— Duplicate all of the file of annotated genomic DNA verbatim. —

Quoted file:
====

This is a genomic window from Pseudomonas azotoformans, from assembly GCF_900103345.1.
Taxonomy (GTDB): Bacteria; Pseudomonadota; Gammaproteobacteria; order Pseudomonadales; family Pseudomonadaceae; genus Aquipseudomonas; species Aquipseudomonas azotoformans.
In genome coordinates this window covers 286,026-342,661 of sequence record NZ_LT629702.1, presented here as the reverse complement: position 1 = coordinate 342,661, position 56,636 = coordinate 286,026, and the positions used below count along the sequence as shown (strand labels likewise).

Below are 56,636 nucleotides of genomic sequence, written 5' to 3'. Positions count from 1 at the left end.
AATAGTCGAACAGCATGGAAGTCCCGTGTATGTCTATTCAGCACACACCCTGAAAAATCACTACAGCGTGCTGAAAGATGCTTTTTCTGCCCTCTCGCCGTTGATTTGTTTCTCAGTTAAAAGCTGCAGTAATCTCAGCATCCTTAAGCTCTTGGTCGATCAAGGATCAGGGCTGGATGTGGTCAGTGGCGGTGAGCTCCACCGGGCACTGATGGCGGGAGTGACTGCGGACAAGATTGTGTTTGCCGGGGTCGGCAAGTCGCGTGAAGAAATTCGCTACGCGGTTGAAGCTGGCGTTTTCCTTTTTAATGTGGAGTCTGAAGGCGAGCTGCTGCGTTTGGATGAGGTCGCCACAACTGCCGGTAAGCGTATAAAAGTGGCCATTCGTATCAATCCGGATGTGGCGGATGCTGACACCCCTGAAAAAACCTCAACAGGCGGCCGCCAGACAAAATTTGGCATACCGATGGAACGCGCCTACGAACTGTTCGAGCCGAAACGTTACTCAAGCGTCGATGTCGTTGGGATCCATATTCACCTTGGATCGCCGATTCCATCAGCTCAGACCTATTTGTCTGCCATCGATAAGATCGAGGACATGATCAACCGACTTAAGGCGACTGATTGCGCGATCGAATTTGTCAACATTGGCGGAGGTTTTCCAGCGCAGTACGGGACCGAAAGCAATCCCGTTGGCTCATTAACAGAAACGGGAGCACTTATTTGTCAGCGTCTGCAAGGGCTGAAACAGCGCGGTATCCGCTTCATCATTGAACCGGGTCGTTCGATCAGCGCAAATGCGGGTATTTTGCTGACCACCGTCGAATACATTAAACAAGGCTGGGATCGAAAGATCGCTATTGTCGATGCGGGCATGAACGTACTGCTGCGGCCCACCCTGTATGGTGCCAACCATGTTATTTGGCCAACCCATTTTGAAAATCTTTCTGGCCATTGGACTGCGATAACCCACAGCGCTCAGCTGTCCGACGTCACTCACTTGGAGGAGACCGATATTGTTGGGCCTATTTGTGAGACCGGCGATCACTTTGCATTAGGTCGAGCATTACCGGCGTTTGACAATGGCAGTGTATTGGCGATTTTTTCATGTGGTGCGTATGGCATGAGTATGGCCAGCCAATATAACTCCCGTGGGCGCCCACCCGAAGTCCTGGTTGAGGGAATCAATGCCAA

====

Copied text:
This is a genomic window from Pseudomonas azotoformans, from assembly GCF_900103345.1.
Taxonomy (GTDB): Bacteria; Pseudomonadota; Gammaproteobacteria; order Pseudomonadales; family Pseudomonadaceae; genus Aquipseudomonas; species Aquipseudomonas azotoformans.
In genome coordinates this window covers 286,026-342,661 of sequence record NZ_LT629702.1, presented here as the reverse complement: position 1 = coordinate 342,661, position 56,636 = coordinate 286,026, and the positions used below count along the sequence as shown (strand labels likewise).

Below are 56,636 nucleotides of genomic sequence, written 5' to 3'. Positions count from 1 at the left end.
AATAGTCGAACAGCATGGAAGTCCCGTGTATGTCTATTCAGCACACACCCTGAAAAATCACTACAGCGTGCTGAAAGATGCTTTTTCTGCCCTCTCGCCGTTGATTTGTTTCTCAGTTAAAAGCTGCAGTAATCTCAGCATCCTTAAGCTCTTGGTCGATCAAGGATCAGGGCTGGATGTGGTCAGTGGCGGTGAGCTCCACCGGGCACTGATGGCGGGAGTGACTGCGGACAAGATTGTGTTTGCCGGGGTCGGCAAGTCGCGTGAAGAAATTCGCTACGCGGTTGAAGCTGGCGTTTTCCTTTTTAATGTGGAGTCTGAAGGCGAGCTGCTGCGTTTGGATGAGGTCGCCACAACTGCCGGTAAGCGTATAAAAGTGGCCATTCGTATCAATCCGGATGTGGCGGATGCTGACACCCCTGAAAAAACCTCAACAGGCGGCCGCCAGACAAAATTTGGCATACCGATGGAACGCGCCTACGAACTGTTCGAGCCGAAACGTTACTCAAGCGTCGATGTCGTTGGGATCCATATTCACCTTGGATCGCCGATTCCATCAGCTCAGACCTATTTGTCTGCCATCGATAAGATCGAGGACATGATCAACCGACTTAAGGCGACTGATTGCGCGATCGAATTTGTCAACATTGGCGGAGGTTTTCCAGCGCAGTACGGGACCGAAAGCAATCCCGTTGGCTCATTAACAGAAACGGGAGCACTTATTTGTCAGCGTCTGCAAGGGCTGAAACAGCGCGGTATCCGCTTCATCATTGAACCGGGTCGTTCGATCAGCGCAAATGCGGGTATTTTGCTGACCACCGTCGAATACATTAAACAAGGCTGGGATCGAAAGATCGCTATTGTCGATGCGGGCATGAACGTACTGCTGCGGCCCACCCTGTATGGTGCCAACCATGTTATTTGGCCAACCCATTTTGAAAATCTTTCTGGCCATTGGACTGCGATAACCCACAGCGCTCAGCTGTCCGACGTCACTCACTTGGAGGAGACCGATATTGTTGGGCCTATTTGTGAGACCGGCGATCACTTTGCATTAGGTCGAGCATTACCGGCGTTTGACAATGGCAGTGTATTGGCGATTTTTTCATGTGGTGCGTATGGCATGAGTATGGCCAGCCAATATAACTCCCGTGGGCGCCCACCCGAAGTCCTGGTTGAGGGAATCAATGCCAA